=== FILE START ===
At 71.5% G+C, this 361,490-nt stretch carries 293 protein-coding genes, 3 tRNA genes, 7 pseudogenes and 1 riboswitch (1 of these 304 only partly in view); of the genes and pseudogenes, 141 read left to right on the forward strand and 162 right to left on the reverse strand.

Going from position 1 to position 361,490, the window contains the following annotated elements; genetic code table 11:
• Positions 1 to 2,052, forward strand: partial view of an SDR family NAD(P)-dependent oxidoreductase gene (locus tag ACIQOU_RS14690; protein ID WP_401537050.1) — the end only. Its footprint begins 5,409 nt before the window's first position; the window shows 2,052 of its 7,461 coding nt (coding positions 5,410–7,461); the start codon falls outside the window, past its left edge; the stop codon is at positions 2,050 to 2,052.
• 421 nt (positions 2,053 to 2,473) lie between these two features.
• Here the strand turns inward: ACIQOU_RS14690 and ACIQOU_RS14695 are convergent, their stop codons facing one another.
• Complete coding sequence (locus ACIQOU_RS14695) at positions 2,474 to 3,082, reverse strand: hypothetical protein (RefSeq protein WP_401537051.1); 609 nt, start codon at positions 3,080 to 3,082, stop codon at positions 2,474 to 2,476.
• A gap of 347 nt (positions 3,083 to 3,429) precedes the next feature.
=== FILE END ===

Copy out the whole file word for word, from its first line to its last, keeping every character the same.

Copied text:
At 71.5% G+C, this 361,490-nt stretch carries 293 protein-coding genes, 3 tRNA genes, 7 pseudogenes and 1 riboswitch (1 of these 304 only partly in view); of the genes and pseudogenes, 141 read left to right on the forward strand and 162 right to left on the reverse strand.

Going from position 1 to position 361,490, the window contains the following annotated elements; genetic code table 11:
• Positions 1 to 2,052, forward strand: partial view of an SDR family NAD(P)-dependent oxidoreductase gene (locus tag ACIQOU_RS14690; protein ID WP_401537050.1) — the end only. Its footprint begins 5,409 nt before the window's first position; the window shows 2,052 of its 7,461 coding nt (coding positions 5,410–7,461); the start codon falls outside the window, past its left edge; the stop codon is at positions 2,050 to 2,052.
• 421 nt (positions 2,053 to 2,473) lie between these two features.
• Here the strand turns inward: ACIQOU_RS14690 and ACIQOU_RS14695 are convergent, their stop codons facing one another.
• Complete coding sequence (locus ACIQOU_RS14695) at positions 2,474 to 3,082, reverse strand: hypothetical protein (RefSeq protein WP_401537051.1); 609 nt, start codon at positions 3,080 to 3,082, stop codon at positions 2,474 to 2,476.
• A gap of 347 nt (positions 3,083 to 3,429) precedes the next feature.